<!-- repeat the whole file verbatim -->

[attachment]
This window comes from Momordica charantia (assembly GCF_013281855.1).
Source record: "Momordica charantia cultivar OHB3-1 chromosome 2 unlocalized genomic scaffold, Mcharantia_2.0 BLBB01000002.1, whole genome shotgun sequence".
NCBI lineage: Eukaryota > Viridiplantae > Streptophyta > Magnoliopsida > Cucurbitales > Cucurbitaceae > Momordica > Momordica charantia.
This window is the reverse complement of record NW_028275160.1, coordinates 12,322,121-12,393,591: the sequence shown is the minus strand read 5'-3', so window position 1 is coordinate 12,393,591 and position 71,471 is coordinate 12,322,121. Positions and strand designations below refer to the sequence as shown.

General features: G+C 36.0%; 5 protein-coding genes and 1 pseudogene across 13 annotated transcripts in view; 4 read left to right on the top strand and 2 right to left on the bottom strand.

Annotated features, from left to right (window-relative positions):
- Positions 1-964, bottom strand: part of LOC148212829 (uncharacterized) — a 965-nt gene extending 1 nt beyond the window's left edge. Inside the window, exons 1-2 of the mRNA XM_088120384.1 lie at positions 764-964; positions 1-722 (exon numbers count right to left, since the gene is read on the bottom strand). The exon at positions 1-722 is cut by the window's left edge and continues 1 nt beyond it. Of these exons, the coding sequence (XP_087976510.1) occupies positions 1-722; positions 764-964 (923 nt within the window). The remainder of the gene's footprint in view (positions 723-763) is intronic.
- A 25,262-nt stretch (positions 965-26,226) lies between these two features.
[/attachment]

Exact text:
This window comes from Momordica charantia (assembly GCF_013281855.1).
Source record: "Momordica charantia cultivar OHB3-1 chromosome 2 unlocalized genomic scaffold, Mcharantia_2.0 BLBB01000002.1, whole genome shotgun sequence".
NCBI lineage: Eukaryota > Viridiplantae > Streptophyta > Magnoliopsida > Cucurbitales > Cucurbitaceae > Momordica > Momordica charantia.
This window is the reverse complement of record NW_028275160.1, coordinates 12,322,121-12,393,591: the sequence shown is the minus strand read 5'-3', so window position 1 is coordinate 12,393,591 and position 71,471 is coordinate 12,322,121. Positions and strand designations below refer to the sequence as shown.

General features: G+C 36.0%; 5 protein-coding genes and 1 pseudogene across 13 annotated transcripts in view; 4 read left to right on the top strand and 2 right to left on the bottom strand.

Annotated features, from left to right (window-relative positions):
- Positions 1-964, bottom strand: part of LOC148212829 (uncharacterized) — a 965-nt gene extending 1 nt beyond the window's left edge. Inside the window, exons 1-2 of the mRNA XM_088120384.1 lie at positions 764-964; positions 1-722 (exon numbers count right to left, since the gene is read on the bottom strand). The exon at positions 1-722 is cut by the window's left edge and continues 1 nt beyond it. Of these exons, the coding sequence (XP_087976510.1) occupies positions 1-722; positions 764-964 (923 nt within the window). The remainder of the gene's footprint in view (positions 723-763) is intronic.
- A 25,262-nt stretch (positions 965-26,226) lies between these two features.